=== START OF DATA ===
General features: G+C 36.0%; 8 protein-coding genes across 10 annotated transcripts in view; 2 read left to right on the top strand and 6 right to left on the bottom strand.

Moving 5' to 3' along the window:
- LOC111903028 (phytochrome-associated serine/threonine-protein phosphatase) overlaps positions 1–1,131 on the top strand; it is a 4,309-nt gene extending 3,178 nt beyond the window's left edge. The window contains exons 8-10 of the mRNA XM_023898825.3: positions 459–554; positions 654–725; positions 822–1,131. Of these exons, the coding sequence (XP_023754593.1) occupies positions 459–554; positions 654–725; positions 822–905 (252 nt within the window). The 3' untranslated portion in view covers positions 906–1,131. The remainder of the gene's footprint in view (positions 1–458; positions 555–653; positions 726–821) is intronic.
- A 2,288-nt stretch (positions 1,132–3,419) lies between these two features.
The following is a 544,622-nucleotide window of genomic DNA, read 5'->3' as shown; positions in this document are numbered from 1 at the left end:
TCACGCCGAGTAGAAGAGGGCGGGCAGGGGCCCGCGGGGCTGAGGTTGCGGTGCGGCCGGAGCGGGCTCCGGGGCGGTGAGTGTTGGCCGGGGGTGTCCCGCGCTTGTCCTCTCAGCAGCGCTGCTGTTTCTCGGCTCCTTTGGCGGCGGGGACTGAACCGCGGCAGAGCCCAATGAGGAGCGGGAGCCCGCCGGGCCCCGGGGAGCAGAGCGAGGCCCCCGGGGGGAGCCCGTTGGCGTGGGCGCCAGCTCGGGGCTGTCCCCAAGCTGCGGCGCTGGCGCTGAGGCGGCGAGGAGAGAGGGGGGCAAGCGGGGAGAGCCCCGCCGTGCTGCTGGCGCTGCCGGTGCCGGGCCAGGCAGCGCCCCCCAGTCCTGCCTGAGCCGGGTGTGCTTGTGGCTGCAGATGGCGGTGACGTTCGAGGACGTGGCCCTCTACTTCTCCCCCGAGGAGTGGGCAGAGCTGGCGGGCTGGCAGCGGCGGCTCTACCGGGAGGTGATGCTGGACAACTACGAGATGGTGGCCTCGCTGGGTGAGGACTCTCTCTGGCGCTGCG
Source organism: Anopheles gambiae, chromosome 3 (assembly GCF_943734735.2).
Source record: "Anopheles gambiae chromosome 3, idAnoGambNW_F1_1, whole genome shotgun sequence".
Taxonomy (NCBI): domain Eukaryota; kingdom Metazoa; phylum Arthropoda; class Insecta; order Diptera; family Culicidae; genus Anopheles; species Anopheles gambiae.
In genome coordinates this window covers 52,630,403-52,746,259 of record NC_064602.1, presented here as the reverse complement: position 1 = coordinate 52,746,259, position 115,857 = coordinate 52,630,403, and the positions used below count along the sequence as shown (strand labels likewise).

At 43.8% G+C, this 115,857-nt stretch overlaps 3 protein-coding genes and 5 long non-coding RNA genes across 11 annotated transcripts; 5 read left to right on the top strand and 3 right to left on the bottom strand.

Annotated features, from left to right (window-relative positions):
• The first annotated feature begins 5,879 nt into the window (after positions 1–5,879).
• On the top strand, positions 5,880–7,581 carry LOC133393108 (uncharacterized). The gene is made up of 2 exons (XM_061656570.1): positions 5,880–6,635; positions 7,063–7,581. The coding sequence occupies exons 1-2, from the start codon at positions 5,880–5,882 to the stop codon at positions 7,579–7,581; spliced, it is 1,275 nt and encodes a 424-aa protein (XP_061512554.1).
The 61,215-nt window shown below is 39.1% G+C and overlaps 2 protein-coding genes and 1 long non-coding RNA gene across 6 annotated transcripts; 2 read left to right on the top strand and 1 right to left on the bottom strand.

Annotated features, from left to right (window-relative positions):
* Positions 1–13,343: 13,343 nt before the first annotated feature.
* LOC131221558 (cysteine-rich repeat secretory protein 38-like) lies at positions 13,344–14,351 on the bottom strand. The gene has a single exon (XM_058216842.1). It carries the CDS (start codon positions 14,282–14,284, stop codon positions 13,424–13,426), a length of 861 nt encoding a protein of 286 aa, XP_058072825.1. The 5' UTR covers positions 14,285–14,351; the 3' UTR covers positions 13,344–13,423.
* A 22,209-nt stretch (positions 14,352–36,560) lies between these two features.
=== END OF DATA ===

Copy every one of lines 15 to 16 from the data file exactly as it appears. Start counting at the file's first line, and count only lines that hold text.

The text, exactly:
The 61,215-nt window shown below is 39.1% G+C and overlaps 2 protein-coding genes and 1 long non-coding RNA gene across 6 annotated transcripts; 2 read left to right on the top strand and 1 right to left on the bottom strand.

Annotated features, from left to right (window-relative positions):